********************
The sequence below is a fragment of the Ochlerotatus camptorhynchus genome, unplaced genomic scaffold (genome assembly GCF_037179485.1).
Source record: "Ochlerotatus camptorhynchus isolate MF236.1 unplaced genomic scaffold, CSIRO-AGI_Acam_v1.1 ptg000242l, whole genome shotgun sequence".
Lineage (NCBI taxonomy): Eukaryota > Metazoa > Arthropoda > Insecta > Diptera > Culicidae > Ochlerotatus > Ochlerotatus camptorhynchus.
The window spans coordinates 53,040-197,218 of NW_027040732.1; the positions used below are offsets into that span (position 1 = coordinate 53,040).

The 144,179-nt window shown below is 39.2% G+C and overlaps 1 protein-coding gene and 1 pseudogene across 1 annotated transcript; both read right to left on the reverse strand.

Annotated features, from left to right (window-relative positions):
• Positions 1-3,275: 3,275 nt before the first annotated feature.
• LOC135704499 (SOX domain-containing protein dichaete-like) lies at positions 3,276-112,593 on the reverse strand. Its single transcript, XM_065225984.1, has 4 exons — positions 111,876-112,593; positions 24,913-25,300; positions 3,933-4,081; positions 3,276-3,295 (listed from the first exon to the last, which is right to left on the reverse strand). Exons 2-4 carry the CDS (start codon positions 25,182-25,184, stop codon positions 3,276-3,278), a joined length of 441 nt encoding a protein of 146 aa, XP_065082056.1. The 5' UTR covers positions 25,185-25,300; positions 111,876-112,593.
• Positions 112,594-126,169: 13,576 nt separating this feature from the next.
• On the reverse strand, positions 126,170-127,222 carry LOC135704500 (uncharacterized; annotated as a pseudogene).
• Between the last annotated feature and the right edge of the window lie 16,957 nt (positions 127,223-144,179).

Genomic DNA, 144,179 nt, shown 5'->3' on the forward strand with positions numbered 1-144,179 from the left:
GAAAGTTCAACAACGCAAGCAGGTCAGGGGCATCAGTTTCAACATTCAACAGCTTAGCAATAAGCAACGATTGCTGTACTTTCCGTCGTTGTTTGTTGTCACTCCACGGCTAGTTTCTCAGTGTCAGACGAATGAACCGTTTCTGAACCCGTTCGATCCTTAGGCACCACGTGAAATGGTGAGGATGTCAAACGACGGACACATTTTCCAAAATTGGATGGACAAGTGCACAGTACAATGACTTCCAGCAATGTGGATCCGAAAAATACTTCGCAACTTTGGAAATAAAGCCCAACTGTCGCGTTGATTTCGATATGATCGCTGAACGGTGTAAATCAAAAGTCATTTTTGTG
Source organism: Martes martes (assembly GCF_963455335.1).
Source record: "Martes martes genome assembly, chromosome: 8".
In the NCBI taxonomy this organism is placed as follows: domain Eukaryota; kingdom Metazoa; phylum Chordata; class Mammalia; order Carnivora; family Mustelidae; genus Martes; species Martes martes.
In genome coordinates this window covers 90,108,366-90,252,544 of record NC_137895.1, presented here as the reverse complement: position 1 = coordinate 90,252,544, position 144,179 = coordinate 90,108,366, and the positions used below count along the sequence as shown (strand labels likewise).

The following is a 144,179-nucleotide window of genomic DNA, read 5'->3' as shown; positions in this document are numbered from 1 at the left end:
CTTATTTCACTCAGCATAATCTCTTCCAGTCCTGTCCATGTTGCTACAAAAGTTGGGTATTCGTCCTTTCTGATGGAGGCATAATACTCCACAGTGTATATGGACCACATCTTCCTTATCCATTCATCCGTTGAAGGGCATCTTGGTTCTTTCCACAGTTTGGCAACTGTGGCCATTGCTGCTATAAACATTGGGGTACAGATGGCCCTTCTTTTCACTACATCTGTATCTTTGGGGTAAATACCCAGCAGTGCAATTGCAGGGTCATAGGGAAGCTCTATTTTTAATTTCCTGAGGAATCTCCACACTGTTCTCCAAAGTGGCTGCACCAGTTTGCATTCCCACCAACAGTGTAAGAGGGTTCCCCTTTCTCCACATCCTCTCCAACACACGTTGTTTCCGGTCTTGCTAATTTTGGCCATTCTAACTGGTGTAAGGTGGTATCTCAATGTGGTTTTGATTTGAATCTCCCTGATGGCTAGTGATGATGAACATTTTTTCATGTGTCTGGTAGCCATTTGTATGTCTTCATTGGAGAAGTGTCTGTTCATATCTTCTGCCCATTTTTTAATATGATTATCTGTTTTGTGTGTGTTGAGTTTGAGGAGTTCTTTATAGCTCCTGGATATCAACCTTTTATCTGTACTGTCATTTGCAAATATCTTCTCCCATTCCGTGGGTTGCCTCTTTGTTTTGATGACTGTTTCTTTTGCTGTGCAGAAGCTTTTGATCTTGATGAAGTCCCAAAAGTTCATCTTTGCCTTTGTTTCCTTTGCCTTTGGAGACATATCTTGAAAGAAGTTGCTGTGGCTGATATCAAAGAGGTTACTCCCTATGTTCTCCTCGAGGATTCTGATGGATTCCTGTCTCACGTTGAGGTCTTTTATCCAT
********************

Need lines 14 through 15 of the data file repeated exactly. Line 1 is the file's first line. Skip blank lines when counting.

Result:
Source organism: Martes martes (assembly GCF_963455335.1).
Source record: "Martes martes genome assembly, chromosome: 8".